Jasper Jones Review and Reading Guide

It is 1965 and the sleepy innocence of Western Australia is being shaken by the Vietnam draft and Edgar Cooke’s murderous spree. Even the fictional, rural mining town of Corrigan is feeling the pinch with its young men being conscripted and upstart, slant-eyed migrants taking jobs that could go to hard drinking Australian blokes. When the fifteen year old daughter of the well heeled Shire President goes missing all eyes turn to Jasper Jones: the town’s mixed race bad boy and all purpose pariah.

Jasper is involved, but not in the murderous way surmised by the good people of Corrigan. In an attempt to get to the bottom of Laura’s disappearance Jasper enlists the help of local boy Charles Buktin. Thirteen year old Charlie is bookish and precocious and awed by the charismatic Jasper. He is also a coward and insectophobe who has to face his fear in order to act as Jasper’s sleuthing offsider. As the town goes into lockdown Charlie must navigate the ugly underbelly of small town racism, the frigid relationship between law and justice and the moral dichotomies of adulthood.

If this sounds familiar, it is because it is. Silvey stares down comparisons with To Kill a Mockingbird by openly inviting us to see the parallels between the two books. Charlie repeatedly casts himself as the Atticus Finch figure, assuming a logical cast of mind and a bravery he is far from genuinely feeling. When Charlie innocently uses the word ‘half caste’ his appalled father hands him a stack of southern US writers, Harper Lee amongst them, to read. There is a Boo Radley figure, a Truman Capote devotee and an effete father who astonishes his child by demonstrating his physical bravery (this last complete with ‘gnashing and barking’ dog just to make the parallel explicitly clear).

However, Silvey hasn’t faithfully shadowed Lee in terms of plot, like say On Beauty’s re-imagining of Howard’s End. Nor does he use the same narrative technique. Where Scout refracted through her cooler, wiser adult head, in Jasper Jones we see the story unfold as young Charlie lives it.

Nonetheless, it’s a bold move by Silvey to follow up Rhubarb with a story whose themes will inevitably invite comparison with a beloved classic but he handles it magnificently. Jasper is a rollickingly good read. The town of Corrigan feels palpably real with its slow summer afternoons, cricket games on the blazing asphalt, hunks of watermelon eaten on the back steps and the cloying familiarity of neighbours with each other’s business. One can really feel the chafing restrictions of small town mores in Charlie’s mother, Ruth, who is a provoking alloy of passive aggression, frustration and hypocrisy. The mystery of Laura’s disappearance unfolds at a clip and the dark, unsettling secret at the heart of her disappearance is sensitively handled.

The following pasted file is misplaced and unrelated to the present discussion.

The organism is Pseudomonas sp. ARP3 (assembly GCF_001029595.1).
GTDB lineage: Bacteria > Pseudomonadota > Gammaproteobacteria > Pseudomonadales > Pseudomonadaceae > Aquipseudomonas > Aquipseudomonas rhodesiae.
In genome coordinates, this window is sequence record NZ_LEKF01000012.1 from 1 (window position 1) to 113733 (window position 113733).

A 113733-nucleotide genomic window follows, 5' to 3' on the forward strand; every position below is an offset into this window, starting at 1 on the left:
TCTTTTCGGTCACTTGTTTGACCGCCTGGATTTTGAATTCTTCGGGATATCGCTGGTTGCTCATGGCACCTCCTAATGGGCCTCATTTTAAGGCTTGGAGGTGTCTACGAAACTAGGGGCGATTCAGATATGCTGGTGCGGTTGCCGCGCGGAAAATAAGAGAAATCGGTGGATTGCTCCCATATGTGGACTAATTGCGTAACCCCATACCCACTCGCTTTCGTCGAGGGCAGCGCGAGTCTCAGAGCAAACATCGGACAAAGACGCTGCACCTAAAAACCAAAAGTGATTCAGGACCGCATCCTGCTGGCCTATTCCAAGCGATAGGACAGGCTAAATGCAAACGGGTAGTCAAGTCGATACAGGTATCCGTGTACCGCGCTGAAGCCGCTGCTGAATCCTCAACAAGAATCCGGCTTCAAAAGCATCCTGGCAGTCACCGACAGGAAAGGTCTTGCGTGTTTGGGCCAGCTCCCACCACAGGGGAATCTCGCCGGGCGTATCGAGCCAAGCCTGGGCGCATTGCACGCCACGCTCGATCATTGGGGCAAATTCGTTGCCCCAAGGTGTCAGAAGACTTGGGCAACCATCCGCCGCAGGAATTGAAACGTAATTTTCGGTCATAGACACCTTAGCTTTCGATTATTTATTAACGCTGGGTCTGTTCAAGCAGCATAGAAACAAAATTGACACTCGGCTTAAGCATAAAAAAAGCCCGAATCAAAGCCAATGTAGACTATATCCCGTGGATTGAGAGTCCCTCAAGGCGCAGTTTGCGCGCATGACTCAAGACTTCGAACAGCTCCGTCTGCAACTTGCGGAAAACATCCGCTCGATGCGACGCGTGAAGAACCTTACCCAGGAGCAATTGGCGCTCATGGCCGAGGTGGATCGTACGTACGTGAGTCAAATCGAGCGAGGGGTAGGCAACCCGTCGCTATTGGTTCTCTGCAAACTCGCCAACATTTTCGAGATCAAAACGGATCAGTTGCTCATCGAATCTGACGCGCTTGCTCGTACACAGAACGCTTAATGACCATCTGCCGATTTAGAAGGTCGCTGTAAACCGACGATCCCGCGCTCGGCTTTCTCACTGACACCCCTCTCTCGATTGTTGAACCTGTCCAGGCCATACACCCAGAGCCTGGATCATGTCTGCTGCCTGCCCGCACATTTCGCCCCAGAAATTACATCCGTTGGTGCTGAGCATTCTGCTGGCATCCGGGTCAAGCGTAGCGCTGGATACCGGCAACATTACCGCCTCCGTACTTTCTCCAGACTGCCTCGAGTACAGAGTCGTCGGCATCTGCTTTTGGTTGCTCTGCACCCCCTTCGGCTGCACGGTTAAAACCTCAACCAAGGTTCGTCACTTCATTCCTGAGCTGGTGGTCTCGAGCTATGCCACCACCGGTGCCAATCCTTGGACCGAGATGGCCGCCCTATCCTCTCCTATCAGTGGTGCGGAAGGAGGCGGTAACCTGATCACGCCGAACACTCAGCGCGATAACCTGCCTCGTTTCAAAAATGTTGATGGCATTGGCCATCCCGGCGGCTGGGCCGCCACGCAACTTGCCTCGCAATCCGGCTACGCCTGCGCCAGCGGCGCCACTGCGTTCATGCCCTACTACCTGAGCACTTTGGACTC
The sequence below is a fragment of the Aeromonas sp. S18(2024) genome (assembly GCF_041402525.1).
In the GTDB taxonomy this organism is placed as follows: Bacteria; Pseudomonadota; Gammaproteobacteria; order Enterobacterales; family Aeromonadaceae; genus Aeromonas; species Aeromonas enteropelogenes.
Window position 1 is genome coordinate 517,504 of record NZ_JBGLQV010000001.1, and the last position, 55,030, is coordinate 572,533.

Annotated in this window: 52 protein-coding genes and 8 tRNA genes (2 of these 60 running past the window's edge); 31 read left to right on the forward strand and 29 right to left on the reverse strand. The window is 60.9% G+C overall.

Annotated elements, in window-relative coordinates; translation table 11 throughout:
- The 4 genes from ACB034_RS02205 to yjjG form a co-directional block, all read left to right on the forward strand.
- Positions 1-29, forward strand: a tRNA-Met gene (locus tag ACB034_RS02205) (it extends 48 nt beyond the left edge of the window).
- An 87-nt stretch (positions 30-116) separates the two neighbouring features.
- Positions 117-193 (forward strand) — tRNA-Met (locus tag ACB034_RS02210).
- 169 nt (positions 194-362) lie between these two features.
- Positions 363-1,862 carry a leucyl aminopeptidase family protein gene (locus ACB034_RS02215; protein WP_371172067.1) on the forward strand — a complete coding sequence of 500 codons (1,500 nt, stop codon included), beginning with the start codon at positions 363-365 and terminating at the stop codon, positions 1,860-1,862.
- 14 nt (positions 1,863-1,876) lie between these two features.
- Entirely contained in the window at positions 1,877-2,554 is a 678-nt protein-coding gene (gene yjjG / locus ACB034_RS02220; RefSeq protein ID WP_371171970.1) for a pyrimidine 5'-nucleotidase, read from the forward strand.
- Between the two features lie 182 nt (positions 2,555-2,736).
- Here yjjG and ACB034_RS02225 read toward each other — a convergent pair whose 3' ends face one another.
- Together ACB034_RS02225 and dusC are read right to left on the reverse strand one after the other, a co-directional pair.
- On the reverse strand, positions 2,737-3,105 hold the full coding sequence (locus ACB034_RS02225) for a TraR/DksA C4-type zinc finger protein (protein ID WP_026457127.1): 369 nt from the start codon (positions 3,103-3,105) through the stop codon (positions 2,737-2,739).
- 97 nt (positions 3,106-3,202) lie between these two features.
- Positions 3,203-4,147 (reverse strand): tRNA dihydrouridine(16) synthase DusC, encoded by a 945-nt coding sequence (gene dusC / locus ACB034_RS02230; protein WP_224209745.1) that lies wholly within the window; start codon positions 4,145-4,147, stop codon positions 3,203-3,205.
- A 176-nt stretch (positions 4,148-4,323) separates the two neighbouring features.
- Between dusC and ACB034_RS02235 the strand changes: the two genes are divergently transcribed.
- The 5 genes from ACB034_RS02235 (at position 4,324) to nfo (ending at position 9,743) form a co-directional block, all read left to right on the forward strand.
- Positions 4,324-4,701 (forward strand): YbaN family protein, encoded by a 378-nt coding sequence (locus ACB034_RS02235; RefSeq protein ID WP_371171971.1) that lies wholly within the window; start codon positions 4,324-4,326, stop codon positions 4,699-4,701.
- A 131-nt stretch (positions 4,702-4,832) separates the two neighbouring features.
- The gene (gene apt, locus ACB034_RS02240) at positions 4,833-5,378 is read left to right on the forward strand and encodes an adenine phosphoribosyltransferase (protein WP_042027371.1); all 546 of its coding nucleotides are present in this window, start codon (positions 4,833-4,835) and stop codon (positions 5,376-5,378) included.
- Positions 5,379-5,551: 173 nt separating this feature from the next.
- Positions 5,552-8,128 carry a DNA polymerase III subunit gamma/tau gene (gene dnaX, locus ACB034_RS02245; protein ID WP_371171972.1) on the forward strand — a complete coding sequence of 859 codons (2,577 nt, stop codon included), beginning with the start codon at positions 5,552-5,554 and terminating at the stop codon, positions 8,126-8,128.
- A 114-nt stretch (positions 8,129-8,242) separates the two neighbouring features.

Despite the title of the book, however, the emotional centre is not generated by the relationship between Charlie and Jasper but between Charlie and his best friend Jeffrey Lu. Like Jasper, Vietnamese Lu is a marginalised character by virtue of his ethnicity. But unlike Jasper who understands the role he has been cast in (pun intended) Jeffrey is blithe, innocent and utterly irrepressible. Despite repeated punches, dackings and taunts Jeffrey still runs in to join the cricket team at practice, confident that this time he’ll get an over in. The less sanguine Charlie watches from the sidelines thinking ‘He’s insane. Or he has no memory’. The diminutive Jeffrey is an absolute delight. The scene in which he finally gets a guernsey during Country Cricket Week was so nail biting I could hardly bring myself to read it. Go Jeffrey!

The banter between Jeffrey and Charlie is charming and funny, if at times straining credulity as the language of young teens and occasionally straying into anachronism. I pondered along with them: who was the greater out of Spiderman and Batman and if I had to choose would I go with a hat made of poisonous spiders or have penises for fingers? (For the record I went with the spiders). Jasper Jones is a charming, bittersweet coming of age tale.

Craig Silvey is currently in the UK for the overseas release of Jasper Jones but will be speaking to Gliterati on his return.Reading Guide v2

2 Responses to “Jasper Jones Review and Reading Guide”

  1. Liesel Von Murphy says:

    This book. Rocked. My. Socks. Right. Off. Nuff Said.

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